What is the most challenging part of your job role? What aspects of it do you relish?
Using our family identity in the advertising and marketing for the company is rare and I find this enjoyable as a marketer. Larger businesses have the advantage that they can dominate markets with low prices, large product ranges and mass marketing. But I believe that smaller companies like ours, and in particular family run businesses have the edge when it comes to quality, service and exclusivity and I push this message wherever and whenever possible.
We take every opportunity to stress the benefits to our customers of buying from a family run business. In our case, we are able to provide 'bespoke' goods and services to order which sets us apart from a lot of the larger competition. We also re-inforce our community ties wherever possible, letting customers know that we are supporting the local community and being environmentally-friendly. We do a lot of work with the local council and the local press, including the Derbyshire Times, most recently talking about our plans for expansion and the job opportunities that this will create for the local area and even featured in the Sunday Times commenting about economic growth within our region.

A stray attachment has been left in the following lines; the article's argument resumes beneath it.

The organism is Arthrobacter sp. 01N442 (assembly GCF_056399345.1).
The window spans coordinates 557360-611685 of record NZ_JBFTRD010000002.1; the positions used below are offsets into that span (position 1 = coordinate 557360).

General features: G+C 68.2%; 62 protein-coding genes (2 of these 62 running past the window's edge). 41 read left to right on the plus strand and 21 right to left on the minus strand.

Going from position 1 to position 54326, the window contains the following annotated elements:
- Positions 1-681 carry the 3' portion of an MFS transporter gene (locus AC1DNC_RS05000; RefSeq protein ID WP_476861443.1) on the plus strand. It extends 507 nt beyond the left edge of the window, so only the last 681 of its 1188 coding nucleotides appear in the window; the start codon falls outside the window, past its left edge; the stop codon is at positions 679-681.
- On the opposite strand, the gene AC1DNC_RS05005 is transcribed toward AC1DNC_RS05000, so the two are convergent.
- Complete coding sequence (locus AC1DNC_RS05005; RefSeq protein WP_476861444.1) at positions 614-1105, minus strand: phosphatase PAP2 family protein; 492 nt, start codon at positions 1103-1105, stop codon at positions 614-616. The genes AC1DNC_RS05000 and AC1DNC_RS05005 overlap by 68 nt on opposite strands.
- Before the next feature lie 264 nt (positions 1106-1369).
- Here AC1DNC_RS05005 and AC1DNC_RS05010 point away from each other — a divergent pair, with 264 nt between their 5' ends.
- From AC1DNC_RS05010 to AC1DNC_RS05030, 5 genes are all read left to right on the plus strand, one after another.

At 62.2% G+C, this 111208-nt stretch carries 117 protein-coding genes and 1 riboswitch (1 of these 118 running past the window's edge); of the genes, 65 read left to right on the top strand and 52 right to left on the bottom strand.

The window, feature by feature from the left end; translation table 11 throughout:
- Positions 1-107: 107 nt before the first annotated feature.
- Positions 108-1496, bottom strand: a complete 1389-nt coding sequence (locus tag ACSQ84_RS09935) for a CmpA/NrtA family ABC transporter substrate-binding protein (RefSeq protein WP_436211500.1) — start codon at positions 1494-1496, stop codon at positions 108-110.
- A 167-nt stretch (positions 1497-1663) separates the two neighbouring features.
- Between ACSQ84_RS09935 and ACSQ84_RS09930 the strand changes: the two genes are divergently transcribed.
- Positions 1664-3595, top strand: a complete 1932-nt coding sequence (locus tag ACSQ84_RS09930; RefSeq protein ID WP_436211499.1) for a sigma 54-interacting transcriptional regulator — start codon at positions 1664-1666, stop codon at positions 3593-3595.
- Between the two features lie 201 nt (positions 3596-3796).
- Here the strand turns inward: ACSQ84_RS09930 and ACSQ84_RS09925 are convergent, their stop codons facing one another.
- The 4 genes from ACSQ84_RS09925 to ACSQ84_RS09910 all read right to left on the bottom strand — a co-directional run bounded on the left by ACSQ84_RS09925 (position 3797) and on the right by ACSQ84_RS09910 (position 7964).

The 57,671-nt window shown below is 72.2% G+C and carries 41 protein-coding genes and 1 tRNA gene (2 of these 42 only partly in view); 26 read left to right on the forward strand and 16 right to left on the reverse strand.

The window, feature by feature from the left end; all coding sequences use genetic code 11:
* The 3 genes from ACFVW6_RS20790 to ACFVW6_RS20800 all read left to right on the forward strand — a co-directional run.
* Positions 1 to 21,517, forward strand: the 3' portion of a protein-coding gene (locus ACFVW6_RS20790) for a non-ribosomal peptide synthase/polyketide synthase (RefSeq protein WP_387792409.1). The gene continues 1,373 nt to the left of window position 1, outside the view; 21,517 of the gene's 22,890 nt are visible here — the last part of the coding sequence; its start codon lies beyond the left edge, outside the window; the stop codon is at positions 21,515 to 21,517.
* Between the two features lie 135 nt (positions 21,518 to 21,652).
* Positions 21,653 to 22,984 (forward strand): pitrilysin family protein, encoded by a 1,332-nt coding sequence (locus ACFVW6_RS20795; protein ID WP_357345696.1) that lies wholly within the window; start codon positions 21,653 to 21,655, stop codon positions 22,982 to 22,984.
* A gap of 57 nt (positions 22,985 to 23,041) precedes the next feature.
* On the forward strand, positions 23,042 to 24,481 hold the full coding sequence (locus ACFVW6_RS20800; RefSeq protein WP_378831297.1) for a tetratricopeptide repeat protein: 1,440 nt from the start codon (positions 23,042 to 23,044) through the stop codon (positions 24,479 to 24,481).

Having already established a strong presence in our local community, we have used our strong online presence to break into larger markets such as those overseas which has been a fundamental part of our strategic growth strategy. All of these activities make my role varied and exciting, no day is the same and there is always something new to learn especially when it comes to the ever changing world of digital marketing.
The most challenging part of my job role would be playing multiple roles and functions effectively. In larger business, I would be focusing entirely on implementing the company’s marketing strategy. In an SME like ours this is not possible, I have to balance our marketing activities with meeting the ever changing needs of the business, be it dealing with HR issues, preparing the documentation required for an audit or dealing with a customer that arrives without an appointment on-site.